ATLANTA - Primatologists at the Yerkes Primate Center of Emory University have found new evidence that capuchin monkeys (a small but large-brained South American primate) cooperate to obtain food and share the rewards of their efforts. The study, conducted by Frans de Waal, Ph.D., director of Yerkes' Living Links Center, and Michelle Berger, senior laboratory assistant, has implications for understanding the evolutionary basis of reciprocity, a fundamental feature of human society. Dr. de Waal's research appears in the April 6 issue of Nature.
In his three-year study, Dr. de Waal and his colleagues at the Living Links Center modeled the natural hunting behavior of capuchin monkeys. In the wild, these primates pursue a prey as a group, but only one actually makes the capture. That individual ultimately shares the meat with the rest of the group.
Dr. de Waal examined how same-sex pairs of brown capuchins in a test chamber cooperatively work for food when separated by a mesh partition. Two transparent food bowls, one containing apple slices, were positioned in front of the monkeys on a weighted tray. An individual monkey could not pull the tray within reach on its own, but the monkeys could accomplish the task cooperatively. When successful in the effort, the monkey that secured the food consistently shared it with the helper.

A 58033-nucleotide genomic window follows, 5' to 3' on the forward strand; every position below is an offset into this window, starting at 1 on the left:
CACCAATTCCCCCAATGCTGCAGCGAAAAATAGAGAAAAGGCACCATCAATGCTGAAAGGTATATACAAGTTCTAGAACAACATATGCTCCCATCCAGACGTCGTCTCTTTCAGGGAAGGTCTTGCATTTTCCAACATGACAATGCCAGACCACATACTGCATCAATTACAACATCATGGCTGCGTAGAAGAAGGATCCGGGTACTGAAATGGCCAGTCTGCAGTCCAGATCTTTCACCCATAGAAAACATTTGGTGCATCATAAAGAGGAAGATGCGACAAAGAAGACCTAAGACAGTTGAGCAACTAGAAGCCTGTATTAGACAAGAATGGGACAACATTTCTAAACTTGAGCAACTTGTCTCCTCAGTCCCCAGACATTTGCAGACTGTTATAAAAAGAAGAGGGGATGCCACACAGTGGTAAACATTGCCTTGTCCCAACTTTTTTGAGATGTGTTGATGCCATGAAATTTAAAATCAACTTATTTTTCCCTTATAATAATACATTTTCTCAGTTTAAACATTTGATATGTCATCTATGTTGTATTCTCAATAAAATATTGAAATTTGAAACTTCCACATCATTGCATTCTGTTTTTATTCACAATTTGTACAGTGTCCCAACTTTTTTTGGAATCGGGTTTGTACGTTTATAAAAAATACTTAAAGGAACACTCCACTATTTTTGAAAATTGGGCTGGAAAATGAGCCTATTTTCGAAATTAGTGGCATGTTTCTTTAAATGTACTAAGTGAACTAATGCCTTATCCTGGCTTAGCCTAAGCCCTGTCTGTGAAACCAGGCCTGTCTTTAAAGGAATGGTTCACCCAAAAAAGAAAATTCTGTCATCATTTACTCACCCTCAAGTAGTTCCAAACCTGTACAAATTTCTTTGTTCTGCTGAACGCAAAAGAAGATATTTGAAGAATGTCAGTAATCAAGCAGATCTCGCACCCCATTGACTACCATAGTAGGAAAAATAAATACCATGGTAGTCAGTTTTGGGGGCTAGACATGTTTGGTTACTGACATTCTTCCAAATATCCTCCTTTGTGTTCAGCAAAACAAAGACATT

"It was remarkable that the second monkey helped to pull the tray even though there was no guaranteed reward of food for him," explained Dr. de Waal. "His willingness to cooperate in the pull was enhanced if he received payment for his work."
Compared to tests of solitary effort in which an individual monkey could pull a tray of food on his own, the researchers found that food obtained through joint effort was shared substantially more than individually obtained rewards. The scientists also determined that the helping capuchin was two or three times more willing to assist again
Contact: Poul Olson
Emory University Health Sciences Center